G: It could increase as much as they want to push it. There’s no reason why they couldn’t operate more vehicles.


R: When is the height of the season for this work?


G: The phone starts ringing in October and finishes in May, but in a university town that would push on into June and July, depending on when students leave their accommodation. Though there is a quieter period, if you are working with local housing associations, local councils, etc, it goes all year round. The quieter season also allows franchise owners to easily take a summer holiday. Grass grows in the summer, but mould doesn’t!


R: Why is there no better time than now to get involved in this industry?


G: Because no matter what is said about us coming out of recession, there are still a lot of people living in fuel poverty, where every click of the central heating button is money going out their pocket, and they are therefore very protective about ventilating and not letting money fly out the window.

The business is changing to a degree as well, because not only are we getting enquiries from the rental sector, but also private homeowners are starting to call when they see the vans about, and realise what we have to offer to their own problems that need dealing with. So the whole housing industry suffers with mould to some degree, and it’s lifestyle dependant, not wealth dependant.

The other aspect that’s changing massively at the moment is the impact of the latest housing legislation on landlords, and the fact that landlords are being not only encouraged but in some areas forced to improve housing quality. This is a huge opportunity for people now because the legislation is never going to slacken. For example, the latest legislation is saying that energy rating certificates on properties must achieve at least an E rating from next April, and this may even be tightened in the near future. This is good for our business, because the more energy-efficient a house is, the more people have sealed it up and stopped any heat getting out, and it is effectively going to become a burning cauldron of mould! You could say mould is mushrooming!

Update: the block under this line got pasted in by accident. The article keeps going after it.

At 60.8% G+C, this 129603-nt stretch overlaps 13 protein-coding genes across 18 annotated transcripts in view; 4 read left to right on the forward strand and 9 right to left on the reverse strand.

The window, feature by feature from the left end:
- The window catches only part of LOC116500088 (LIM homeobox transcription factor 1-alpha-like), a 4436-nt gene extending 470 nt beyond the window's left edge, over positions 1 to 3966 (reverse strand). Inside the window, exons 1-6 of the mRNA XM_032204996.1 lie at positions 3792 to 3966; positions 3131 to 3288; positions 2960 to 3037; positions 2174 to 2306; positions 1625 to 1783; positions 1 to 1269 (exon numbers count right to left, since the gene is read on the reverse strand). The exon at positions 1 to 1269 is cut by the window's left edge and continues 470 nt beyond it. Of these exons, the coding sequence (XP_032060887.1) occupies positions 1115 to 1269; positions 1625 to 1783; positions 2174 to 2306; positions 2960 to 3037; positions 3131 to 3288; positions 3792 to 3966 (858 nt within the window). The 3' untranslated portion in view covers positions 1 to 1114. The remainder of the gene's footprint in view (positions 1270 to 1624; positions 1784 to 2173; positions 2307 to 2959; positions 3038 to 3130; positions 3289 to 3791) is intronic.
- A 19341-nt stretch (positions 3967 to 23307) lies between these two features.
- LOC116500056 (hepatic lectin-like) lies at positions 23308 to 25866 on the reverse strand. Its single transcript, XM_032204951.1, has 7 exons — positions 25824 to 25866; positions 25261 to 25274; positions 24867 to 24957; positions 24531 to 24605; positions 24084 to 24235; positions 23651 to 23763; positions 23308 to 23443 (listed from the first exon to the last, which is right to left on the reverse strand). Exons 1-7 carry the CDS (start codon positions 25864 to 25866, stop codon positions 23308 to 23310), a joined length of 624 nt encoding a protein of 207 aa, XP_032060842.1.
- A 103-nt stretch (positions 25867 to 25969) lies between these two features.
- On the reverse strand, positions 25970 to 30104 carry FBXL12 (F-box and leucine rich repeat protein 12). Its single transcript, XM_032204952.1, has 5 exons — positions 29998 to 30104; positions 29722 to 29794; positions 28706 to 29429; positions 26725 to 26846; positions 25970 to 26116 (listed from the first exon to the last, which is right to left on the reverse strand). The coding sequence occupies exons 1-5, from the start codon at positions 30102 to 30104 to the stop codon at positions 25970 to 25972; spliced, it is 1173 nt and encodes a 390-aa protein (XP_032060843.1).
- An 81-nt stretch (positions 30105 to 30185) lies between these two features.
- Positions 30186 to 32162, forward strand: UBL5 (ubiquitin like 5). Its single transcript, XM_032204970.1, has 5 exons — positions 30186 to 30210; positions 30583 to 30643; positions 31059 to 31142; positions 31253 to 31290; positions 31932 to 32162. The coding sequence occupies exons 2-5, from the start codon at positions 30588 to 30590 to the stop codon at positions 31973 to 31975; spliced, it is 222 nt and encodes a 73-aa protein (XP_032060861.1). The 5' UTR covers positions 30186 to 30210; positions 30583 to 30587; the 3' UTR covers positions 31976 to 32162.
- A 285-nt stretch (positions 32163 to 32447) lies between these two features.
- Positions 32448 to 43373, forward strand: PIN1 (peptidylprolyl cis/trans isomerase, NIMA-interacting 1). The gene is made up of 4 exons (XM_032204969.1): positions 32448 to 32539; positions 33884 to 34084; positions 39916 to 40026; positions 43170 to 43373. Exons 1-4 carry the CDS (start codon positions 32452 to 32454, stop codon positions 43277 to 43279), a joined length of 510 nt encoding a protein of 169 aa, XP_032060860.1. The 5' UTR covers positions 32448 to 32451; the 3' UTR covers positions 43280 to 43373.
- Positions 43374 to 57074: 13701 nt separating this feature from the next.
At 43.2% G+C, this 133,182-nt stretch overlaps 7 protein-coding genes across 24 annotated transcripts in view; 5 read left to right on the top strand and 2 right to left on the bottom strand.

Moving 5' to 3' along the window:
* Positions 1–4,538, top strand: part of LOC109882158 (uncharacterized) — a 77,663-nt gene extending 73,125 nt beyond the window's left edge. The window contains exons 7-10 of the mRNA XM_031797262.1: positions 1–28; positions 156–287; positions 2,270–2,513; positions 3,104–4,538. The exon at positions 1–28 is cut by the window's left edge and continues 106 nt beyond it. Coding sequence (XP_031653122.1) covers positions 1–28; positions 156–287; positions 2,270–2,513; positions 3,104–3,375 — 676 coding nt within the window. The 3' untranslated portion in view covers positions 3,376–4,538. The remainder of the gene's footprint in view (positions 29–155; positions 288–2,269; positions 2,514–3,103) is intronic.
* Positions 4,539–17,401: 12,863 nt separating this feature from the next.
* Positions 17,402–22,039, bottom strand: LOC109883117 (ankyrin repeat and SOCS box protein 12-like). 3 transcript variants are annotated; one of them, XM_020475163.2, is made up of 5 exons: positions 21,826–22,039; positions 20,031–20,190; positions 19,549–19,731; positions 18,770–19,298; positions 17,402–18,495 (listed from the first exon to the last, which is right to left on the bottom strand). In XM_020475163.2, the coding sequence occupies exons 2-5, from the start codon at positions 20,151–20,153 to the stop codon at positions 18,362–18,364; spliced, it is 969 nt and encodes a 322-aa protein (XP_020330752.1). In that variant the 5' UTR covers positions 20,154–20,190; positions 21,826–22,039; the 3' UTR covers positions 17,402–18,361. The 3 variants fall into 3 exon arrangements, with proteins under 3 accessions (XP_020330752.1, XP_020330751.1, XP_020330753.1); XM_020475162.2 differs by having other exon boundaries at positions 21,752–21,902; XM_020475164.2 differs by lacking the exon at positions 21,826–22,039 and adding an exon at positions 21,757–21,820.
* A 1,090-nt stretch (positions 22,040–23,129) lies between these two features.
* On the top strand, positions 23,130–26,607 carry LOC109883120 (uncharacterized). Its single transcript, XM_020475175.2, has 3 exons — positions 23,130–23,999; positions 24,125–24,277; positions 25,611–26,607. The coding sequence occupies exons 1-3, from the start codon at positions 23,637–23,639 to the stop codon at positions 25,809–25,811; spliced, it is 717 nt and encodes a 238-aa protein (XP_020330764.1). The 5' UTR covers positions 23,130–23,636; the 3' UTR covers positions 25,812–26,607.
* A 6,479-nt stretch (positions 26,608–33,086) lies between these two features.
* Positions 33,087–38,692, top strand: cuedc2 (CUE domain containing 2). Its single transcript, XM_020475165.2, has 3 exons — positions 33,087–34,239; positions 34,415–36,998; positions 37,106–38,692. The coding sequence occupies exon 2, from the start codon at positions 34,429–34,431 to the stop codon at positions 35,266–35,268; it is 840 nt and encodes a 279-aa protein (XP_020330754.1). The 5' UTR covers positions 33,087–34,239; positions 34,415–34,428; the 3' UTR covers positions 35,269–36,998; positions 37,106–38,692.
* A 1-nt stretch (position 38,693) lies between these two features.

R: Is the work rewarding?


G: It is a very enjoyable business, because you always feel you are teaching people something. An example was yesterday, when we went to the property of a young father with two children. He had just got back from his night shift and his wife was just off to start the day shift and he’s at his wits end because he has mould growing in the corner of his daughter’s bedroom. So you explain to him why the mould is growing: a humidity level over 65 per cent and a cold spot to condensate. A wardrobe in the room was preventing heat from getting to the wall and the bedroom was cold as it had no insulation. My infra-red thermometer showed the temperature on that wall was nine degrees. The opposite corner was 18 degrees, so a huge difference in temperature in the same room.

I explained that we would put in a quote to the estate agent to have the treatment done, and that he should reconfigure the room. The look of happiness that he understood how to make the problem go away was very rewarding, and this is just one example.